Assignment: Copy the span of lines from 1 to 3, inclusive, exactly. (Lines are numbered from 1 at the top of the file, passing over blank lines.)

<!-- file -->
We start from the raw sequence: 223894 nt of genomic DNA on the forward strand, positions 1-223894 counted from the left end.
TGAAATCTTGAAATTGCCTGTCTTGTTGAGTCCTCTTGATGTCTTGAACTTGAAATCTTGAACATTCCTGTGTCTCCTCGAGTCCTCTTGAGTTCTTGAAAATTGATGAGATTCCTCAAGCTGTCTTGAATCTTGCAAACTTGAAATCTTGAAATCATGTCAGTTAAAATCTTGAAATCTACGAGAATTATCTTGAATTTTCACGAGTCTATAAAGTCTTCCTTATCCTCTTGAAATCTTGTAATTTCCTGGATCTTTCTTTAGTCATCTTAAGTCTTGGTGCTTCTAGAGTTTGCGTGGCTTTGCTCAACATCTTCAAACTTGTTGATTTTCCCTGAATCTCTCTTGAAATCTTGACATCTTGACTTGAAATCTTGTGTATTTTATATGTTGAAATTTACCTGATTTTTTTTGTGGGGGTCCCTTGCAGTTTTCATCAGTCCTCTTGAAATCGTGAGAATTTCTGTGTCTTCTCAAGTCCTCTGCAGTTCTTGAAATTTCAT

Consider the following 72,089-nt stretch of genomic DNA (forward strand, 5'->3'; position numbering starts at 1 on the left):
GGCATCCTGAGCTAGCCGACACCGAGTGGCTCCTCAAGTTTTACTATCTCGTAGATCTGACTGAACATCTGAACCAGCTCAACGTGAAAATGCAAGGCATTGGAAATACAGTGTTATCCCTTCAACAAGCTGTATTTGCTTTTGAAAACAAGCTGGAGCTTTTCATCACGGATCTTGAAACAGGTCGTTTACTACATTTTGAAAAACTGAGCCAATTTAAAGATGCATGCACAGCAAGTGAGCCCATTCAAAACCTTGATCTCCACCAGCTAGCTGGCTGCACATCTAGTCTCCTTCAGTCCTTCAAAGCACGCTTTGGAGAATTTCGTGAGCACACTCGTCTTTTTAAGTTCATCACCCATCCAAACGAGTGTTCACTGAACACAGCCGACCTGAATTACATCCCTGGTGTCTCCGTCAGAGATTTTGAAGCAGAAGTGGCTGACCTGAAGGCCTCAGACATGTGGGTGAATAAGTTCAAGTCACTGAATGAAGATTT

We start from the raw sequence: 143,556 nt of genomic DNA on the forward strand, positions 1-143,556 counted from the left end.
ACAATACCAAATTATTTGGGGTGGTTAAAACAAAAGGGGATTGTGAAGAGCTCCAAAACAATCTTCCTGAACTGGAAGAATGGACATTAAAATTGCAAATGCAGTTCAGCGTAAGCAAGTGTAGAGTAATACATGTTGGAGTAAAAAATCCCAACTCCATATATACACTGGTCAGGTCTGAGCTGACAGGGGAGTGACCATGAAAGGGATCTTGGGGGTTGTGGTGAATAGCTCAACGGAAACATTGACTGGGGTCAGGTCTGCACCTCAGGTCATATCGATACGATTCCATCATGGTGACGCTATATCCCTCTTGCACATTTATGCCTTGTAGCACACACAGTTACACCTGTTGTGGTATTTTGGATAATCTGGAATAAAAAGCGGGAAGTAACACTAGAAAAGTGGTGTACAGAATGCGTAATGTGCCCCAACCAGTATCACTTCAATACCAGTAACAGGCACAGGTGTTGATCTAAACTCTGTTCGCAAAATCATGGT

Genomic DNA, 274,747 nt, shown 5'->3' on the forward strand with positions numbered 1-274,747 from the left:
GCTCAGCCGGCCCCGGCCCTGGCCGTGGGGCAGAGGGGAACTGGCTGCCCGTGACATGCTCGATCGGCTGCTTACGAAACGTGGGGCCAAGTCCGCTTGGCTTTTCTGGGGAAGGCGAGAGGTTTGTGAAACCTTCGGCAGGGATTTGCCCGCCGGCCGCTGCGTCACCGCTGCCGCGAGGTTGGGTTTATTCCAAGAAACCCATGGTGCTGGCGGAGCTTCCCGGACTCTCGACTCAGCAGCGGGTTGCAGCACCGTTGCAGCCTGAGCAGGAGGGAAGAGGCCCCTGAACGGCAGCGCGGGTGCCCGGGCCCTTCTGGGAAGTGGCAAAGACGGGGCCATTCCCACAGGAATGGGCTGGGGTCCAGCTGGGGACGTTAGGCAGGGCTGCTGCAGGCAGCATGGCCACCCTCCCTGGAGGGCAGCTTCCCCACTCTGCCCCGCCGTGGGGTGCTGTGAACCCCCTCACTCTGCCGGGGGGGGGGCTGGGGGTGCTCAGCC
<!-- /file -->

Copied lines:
We start from the raw sequence: 223894 nt of genomic DNA on the forward strand, positions 1-223894 counted from the left end.
TGAAATCTTGAAATTGCCTGTCTTGTTGAGTCCTCTTGATGTCTTGAACTTGAAATCTTGAACATTCCTGTGTCTCCTCGAGTCCTCTTGAGTTCTTGAAAATTGATGAGATTCCTCAAGCTGTCTTGAATCTTGCAAACTTGAAATCTTGAAATCATGTCAGTTAAAATCTTGAAATCTACGAGAATTATCTTGAATTTTCACGAGTCTATAAAGTCTTCCTTATCCTCTTGAAATCTTGTAATTTCCTGGATCTTTCTTTAGTCATCTTAAGTCTTGGTGCTTCTAGAGTTTGCGTGGCTTTGCTCAACATCTTCAAACTTGTTGATTTTCCCTGAATCTCTCTTGAAATCTTGACATCTTGACTTGAAATCTTGTGTATTTTATATGTTGAAATTTACCTGATTTTTTTTGTGGGGGTCCCTTGCAGTTTTCATCAGTCCTCTTGAAATCGTGAGAATTTCTGTGTCTTCTCAAGTCCTCTGCAGTTCTTGAAATTTCAT

Consider the following 72,089-nt stretch of genomic DNA (forward strand, 5'->3'; position numbering starts at 1 on the left):